All the Proper Parties
February 21, 2021
Suing the proper parties is important. If you sue the wrong party, you might not get a judgment. If you name them wrong, collecting on your judgment might be difficult, even impossible.
This might seem obvious, yet we continually see reports of cases where Plaintiffs seek permission to add parties to a law suit, or at least, to change the name of existing Defendants.
In Ontario, the Rules of Civil Procedure provide a framework for this. Rule 5.04(2) says that, at any stage of a proceeding, the court may add, delete or substitute a party or correct the name of a party incorrectly named, on such terms as are just, unless prejudice would result that cannot be compensated for by costs or by an adjournment.
Substituting or correcting a name is usually simple in cases we call “misnomer”. That is where you sue the right person, but get the name wrong. So, you intend to sue ABC Thunder Bay Buggywhip Limited, but accidentally name them as ABC Thunder Bay Buggywhips Inc. You serve the claim on their head office. They are aware of the claim, so have no valid reason to object to the correction.
Similarly, if you believe that you were dealing with an individual named Jack Smith, and learn later that his legal name is John Smith. It sometimes gets trickier if the error is more substantial, or the claim is not served on the correct party.
This may lead to an argument whether it was a misnomer, or whether you sued the wrong party. It might then lead to the time limit issue that applies if you sue the wrong party and want to add a new party, rather than correct a misnomer.
As discussed in prior articles, in Ontario, as in most jurisdictions, there are time limits, or limitations, that say when you may launch a law suit. In Ontario, the general rule is two years from when the claim arises or is discovered.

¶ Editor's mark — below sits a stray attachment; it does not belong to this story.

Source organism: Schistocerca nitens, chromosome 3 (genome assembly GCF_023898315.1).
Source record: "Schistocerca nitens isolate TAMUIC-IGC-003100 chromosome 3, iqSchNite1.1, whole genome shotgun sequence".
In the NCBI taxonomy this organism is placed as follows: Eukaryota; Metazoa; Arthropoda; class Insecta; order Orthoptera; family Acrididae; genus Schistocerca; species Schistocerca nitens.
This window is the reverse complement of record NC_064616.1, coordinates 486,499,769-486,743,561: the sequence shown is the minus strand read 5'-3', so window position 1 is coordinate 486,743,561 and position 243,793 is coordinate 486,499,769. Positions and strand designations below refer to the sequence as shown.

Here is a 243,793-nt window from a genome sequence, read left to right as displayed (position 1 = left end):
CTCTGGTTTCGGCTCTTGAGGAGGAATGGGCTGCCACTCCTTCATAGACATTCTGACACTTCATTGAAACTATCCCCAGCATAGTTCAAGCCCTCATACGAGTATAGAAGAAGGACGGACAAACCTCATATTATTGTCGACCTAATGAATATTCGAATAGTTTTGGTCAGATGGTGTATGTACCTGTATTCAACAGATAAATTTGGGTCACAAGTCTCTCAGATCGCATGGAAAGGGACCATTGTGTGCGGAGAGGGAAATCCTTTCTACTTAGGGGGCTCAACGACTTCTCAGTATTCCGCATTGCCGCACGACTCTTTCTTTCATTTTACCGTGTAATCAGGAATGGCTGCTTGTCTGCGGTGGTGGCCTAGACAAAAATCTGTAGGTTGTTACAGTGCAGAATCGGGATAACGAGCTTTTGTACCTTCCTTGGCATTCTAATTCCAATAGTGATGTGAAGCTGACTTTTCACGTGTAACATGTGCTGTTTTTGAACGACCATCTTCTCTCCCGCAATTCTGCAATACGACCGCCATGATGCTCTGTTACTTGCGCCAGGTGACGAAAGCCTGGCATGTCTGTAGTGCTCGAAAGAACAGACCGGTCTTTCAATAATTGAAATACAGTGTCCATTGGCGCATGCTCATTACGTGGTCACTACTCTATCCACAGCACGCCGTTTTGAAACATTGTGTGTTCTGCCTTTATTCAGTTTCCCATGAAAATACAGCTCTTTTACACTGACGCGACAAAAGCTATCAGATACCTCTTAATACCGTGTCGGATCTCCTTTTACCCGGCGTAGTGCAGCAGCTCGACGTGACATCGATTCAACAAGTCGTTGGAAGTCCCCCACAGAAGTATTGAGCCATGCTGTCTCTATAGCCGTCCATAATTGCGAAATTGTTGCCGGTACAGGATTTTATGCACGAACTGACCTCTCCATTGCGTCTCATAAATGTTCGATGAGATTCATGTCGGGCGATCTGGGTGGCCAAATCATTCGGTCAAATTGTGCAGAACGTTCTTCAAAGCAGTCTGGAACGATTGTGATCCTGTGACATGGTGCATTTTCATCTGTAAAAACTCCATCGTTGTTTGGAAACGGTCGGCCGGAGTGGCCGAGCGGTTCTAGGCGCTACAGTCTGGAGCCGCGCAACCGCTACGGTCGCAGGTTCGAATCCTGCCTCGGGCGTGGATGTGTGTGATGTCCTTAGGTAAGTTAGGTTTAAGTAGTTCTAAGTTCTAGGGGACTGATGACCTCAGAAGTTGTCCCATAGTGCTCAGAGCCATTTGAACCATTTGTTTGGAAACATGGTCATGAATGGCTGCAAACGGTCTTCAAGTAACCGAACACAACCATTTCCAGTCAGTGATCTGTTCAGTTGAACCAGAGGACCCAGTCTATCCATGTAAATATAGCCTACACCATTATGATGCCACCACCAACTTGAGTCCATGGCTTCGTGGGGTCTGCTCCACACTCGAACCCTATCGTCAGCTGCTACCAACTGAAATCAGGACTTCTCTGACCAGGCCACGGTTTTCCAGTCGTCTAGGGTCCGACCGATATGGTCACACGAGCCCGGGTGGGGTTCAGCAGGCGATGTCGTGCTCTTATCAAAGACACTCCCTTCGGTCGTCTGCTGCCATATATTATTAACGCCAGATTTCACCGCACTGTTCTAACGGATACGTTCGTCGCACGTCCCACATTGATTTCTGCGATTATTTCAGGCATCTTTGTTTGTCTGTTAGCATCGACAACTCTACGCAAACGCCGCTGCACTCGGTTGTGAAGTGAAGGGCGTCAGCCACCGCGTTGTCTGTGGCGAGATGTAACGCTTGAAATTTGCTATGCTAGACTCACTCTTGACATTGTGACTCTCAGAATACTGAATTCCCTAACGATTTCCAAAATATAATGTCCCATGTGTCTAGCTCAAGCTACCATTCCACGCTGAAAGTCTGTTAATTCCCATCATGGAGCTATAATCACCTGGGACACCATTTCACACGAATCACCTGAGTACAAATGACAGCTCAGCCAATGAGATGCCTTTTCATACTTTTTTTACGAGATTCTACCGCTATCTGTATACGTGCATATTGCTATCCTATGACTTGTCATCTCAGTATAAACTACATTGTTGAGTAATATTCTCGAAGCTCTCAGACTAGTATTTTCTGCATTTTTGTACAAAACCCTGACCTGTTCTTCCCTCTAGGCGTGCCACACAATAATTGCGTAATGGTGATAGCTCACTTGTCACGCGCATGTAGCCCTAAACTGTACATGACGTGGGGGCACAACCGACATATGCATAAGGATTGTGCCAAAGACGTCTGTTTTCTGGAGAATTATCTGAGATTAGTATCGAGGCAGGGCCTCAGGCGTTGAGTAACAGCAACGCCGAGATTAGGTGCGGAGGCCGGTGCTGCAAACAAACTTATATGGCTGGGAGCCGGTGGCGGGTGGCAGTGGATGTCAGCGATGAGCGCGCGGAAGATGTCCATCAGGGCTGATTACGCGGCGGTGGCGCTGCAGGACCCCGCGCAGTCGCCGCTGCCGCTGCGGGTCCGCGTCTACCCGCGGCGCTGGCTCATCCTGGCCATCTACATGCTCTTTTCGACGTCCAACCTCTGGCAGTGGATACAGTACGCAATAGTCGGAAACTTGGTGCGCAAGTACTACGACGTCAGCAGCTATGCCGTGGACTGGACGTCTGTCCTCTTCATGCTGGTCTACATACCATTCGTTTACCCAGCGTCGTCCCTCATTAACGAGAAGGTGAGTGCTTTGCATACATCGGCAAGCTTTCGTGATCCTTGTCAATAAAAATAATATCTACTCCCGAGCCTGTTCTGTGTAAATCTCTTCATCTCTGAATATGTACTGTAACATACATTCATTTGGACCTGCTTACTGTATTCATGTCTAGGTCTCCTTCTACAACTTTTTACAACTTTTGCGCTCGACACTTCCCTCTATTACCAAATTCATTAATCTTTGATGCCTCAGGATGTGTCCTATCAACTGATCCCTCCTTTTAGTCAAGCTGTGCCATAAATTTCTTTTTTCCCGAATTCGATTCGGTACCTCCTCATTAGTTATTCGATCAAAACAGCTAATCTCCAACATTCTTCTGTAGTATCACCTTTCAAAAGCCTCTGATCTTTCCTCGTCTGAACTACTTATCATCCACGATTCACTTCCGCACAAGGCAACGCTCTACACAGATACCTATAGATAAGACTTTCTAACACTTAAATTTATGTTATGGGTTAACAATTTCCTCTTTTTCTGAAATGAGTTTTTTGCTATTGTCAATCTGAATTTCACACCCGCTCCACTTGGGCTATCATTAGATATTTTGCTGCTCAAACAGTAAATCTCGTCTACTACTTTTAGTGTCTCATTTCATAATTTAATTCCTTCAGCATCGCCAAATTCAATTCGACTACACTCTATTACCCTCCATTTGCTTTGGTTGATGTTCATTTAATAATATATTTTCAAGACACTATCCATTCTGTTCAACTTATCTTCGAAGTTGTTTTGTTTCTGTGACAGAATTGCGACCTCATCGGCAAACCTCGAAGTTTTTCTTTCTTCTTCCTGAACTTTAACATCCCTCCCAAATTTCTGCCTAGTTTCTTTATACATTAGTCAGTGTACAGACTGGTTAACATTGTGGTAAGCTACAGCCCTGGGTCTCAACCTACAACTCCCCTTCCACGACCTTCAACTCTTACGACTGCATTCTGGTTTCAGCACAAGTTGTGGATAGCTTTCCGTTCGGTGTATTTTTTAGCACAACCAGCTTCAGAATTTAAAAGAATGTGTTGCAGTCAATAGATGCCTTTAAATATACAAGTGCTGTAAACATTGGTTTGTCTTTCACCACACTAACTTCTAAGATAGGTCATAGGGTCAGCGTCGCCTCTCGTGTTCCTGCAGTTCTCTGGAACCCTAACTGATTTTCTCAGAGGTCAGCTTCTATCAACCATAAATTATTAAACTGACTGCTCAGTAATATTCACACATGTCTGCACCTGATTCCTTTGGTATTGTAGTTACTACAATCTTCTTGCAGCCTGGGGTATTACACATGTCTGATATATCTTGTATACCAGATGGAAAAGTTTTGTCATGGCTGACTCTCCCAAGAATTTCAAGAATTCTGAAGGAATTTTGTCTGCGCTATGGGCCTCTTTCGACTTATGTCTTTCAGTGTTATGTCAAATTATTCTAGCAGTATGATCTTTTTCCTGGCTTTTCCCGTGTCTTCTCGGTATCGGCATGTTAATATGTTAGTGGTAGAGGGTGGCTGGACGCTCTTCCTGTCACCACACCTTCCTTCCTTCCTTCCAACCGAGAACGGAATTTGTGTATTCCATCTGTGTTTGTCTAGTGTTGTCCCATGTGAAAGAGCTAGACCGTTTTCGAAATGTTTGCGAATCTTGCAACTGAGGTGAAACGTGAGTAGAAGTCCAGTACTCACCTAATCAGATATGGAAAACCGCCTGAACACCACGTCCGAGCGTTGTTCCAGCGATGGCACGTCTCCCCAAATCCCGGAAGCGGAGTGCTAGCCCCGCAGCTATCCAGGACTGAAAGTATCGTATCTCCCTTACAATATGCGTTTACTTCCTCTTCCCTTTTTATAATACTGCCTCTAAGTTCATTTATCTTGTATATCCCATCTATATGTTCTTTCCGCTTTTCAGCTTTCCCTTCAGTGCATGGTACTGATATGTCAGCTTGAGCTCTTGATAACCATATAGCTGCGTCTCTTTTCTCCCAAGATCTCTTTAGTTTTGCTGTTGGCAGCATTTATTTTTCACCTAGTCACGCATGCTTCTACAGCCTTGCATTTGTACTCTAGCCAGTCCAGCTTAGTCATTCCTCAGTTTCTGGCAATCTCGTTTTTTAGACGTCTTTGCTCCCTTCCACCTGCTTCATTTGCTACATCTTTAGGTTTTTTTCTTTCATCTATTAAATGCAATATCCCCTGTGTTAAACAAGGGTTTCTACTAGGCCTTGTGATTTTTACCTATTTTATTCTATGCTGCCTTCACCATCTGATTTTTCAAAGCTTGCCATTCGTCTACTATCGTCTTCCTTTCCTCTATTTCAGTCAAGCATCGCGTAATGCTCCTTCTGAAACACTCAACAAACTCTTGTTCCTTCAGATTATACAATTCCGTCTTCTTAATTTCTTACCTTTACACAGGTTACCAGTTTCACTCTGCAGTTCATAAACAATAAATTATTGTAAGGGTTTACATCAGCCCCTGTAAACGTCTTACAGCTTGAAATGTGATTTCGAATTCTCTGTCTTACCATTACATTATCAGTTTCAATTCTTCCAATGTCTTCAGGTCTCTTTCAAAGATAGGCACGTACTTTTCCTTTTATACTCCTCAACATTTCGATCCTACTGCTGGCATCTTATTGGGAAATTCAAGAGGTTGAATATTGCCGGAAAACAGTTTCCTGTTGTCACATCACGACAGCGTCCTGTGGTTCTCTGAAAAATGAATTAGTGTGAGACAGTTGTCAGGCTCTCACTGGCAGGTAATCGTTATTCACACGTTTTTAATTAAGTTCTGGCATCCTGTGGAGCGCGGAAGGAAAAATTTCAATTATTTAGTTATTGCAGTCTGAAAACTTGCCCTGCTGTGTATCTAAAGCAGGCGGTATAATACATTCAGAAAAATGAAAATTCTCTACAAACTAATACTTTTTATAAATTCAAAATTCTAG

Section 21(1) of the Limitations Act, 2002 provides that a party may not be added to a proceeding if a limitation period in respect to that party has expired.
If you wish to add a party before the limitation expires, it is generally not a problem, because your other option is to start a separate action against them, and judges usually dislike multiple related proceedings – better to invite everyone to the same party.
The first lesson here is to work with your lawyer to identify all possible defendants and add them in the proceeding from the start. This often means adding some peripheral players who might not prove to be responsible, but better to add them than not in most situations. It may also require some factual investigation, or research about corporate structures.
So the second lesson here is that this is a reason not to sit on your rights until the limitation is about to expire. Even if you are undecided about suing, you want to begin the process of identifying potential parties early.
Still, there will always be cases where there is a person who might be responsible that you were unaware of at the time you start the claim. Sometimes you learn about them after the presumptive two year limit expires. For example, you sue for the damage to your trees. You believe that it was caused by your neighbour, but the neighbour’s defence is that they told the contractor where the property boundary was, and if the contractor cut over the line, it is not the neighbour’s fault. You only find out the contractor’s name after the two years have passed.
However, your actual knowledge of the contractor’s name is only half the story. You must also show that you could not have found out the name through reasonable inquiries. For example, if the defence was filed within the limitation, did you or your lawyer try to find out the contractor’s name then, or did you sit back until examinations for discovery.
Perhaps you asked and were told that the neighbour hired two different contractors at different times. You might need to go to examinations to learn which contractor was working the day your trees were damaged.
In either situation, you will be in an argument on a contested motion to add the contractor, and the result will depend upon how the judge hearing that motion views all of the facts.
So the third lesson is that once you become aware that there is a missing defendant, start your investigation immediately.
The fourth lesson is that every time there is a contested motion, it might turn out against you, so taking all available steps to avoid having to bring the motion actually reduces your litigation risk and saves costs in the long run.
Because the most important lesson of all is that all litigation is risky business, and working with your lawyer to manage that risk is time and money well spent.